There is evidence for gender differences in BPD, though it is unclear whether this is based on biological differences or differences in the societal and cultural environment. Some of the gender differences for men and women include:
1. Prevalence: BPD is more commonly diagnosed in women compared to men. Studies suggest that about 75% of individuals diagnosed with BPD are women. However, it is important to note that this gender difference may be influenced by various factors, including differences in help-seeking behaviors and diagnostic biases.
2. Symptom Expression: Men and women with BPD may exhibit some variations in symptom presentation. For example, women with BPD tend to display more internalizing symptoms such as self-harm behaviours. Men with BPD may exhibit more externalizing symptoms such as aggression, and risk-taking behaviors.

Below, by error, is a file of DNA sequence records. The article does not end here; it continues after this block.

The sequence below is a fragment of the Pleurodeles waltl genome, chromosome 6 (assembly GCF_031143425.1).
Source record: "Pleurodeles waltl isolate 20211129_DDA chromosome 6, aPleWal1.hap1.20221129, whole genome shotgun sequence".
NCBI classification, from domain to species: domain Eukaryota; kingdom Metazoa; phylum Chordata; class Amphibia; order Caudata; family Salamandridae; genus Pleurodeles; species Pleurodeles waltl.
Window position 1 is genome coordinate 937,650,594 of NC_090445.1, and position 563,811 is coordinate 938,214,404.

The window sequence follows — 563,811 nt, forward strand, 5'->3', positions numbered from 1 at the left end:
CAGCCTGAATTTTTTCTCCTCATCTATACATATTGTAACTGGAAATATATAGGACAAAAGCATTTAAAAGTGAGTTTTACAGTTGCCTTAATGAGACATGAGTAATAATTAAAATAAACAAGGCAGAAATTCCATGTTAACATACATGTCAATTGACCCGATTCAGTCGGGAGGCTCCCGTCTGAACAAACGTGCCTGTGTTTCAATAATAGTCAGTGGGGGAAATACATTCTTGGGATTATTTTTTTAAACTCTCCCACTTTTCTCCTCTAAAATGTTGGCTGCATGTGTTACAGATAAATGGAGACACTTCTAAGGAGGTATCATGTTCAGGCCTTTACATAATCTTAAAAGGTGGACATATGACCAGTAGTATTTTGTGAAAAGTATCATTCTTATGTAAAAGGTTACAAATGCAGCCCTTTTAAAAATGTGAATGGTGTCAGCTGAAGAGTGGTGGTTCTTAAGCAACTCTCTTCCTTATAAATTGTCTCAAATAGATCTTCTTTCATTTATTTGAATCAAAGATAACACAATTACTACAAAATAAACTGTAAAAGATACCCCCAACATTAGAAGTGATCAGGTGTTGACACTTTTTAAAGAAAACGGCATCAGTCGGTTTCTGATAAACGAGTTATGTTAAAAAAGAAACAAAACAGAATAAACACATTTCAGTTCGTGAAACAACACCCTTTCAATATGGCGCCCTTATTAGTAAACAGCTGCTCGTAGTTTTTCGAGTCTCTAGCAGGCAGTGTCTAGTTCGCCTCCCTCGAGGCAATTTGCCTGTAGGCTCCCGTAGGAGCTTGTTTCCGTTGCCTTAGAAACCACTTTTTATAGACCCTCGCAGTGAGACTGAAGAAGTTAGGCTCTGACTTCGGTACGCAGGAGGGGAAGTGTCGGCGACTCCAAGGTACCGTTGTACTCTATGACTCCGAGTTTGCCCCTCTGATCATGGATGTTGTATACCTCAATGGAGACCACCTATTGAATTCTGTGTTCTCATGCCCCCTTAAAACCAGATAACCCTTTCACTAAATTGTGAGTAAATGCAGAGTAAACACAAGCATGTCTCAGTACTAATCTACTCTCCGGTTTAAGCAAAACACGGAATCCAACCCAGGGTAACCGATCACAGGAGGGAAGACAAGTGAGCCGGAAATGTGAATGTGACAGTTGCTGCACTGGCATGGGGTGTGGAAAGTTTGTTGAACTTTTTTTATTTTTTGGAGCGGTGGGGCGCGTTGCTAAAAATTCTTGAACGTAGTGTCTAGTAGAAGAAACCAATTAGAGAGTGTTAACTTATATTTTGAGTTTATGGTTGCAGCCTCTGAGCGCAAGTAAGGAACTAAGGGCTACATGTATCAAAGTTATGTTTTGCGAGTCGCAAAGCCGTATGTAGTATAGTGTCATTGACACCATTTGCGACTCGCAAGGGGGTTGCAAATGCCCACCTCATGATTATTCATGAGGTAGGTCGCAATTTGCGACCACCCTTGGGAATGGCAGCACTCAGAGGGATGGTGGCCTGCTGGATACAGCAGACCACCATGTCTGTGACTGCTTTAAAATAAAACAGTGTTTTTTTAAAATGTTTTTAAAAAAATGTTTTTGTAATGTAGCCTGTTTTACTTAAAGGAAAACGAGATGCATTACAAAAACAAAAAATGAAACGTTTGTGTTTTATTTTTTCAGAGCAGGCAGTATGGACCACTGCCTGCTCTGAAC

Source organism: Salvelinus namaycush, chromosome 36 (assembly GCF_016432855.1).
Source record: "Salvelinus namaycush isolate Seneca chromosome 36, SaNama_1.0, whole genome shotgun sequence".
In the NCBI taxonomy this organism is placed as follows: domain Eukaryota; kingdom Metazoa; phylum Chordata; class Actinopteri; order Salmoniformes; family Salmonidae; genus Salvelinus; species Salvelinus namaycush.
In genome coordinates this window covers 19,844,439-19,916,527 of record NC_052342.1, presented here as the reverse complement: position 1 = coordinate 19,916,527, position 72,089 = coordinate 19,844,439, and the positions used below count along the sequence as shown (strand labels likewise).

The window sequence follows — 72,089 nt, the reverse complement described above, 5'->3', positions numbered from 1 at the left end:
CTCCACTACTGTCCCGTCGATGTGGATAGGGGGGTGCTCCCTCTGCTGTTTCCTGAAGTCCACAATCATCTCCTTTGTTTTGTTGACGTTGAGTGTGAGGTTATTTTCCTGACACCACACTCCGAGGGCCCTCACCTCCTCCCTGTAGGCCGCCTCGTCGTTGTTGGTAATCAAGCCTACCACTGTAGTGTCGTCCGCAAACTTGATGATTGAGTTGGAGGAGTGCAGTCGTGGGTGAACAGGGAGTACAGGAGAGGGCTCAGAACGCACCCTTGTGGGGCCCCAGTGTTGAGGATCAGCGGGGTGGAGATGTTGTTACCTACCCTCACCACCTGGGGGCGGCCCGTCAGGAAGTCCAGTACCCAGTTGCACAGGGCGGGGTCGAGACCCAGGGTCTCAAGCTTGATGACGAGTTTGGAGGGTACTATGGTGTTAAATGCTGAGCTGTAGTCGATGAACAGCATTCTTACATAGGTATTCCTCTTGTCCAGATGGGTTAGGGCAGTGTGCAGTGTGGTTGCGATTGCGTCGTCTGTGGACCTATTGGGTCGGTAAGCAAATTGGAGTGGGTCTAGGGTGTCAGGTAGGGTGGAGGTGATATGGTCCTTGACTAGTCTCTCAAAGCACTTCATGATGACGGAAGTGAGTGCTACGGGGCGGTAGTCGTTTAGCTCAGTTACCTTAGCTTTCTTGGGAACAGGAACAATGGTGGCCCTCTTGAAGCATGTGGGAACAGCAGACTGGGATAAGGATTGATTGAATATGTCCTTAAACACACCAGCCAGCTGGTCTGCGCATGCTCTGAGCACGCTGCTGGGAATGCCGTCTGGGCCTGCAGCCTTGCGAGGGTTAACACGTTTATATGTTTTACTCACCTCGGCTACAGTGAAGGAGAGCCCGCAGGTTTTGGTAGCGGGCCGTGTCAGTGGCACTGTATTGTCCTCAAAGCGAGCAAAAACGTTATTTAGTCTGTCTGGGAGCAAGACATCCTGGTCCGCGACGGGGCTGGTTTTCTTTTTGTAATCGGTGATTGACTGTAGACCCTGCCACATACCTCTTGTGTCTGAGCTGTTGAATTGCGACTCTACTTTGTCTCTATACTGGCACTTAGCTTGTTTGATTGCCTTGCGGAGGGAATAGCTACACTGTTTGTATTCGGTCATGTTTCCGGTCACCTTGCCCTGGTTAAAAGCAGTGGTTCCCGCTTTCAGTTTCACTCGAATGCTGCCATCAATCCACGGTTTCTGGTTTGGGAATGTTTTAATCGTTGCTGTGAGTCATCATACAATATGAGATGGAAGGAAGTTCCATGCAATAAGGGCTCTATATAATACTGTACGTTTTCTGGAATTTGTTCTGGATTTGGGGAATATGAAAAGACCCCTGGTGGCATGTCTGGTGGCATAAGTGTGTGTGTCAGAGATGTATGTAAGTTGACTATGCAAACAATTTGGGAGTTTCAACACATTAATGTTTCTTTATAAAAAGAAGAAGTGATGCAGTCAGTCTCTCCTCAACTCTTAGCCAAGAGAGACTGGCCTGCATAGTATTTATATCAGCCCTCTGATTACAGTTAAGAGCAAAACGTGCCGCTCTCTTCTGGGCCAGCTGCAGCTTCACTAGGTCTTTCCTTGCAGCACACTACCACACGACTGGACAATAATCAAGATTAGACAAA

3. Comorbidities: BPD is often accompanied by other mental health conditions. Studies suggest that women with BPD are more likely to have comorbid conditions such as depression, anxiety disorders, and eating disorders. In contrast, men with BPD may been shown to have higher rates of comorbid substance use disorders and antisocial personality disorder.
4. Trauma and Abuse: Both men and women with BPD often have a history of trauma and abuse. However, women with BPD are more likely to report experiences of sexual abuse, while men with BPD may be more likely to report experiences of physical abuse or neglect.
5. Treatment Seeking: Women with BPD are generally more likely to seek treatment and engage in therapy compared to men. Men with BPD may face additional barriers to seeking help due to societal expectations of masculinity, stigma, and reluctance to express vulnerability.
It is important to remember that these gender differences are generalizations and may not apply to every individual with BPD. Each person's experience with BPD is unique, and the impact of gender may vary across individuals.
If you are experiencing symptoms of BPD and want to find out how therapy can help you, please book a consultation with Dr. Terrighena on (852) 2521 4668 or firstname.lastname@example.org.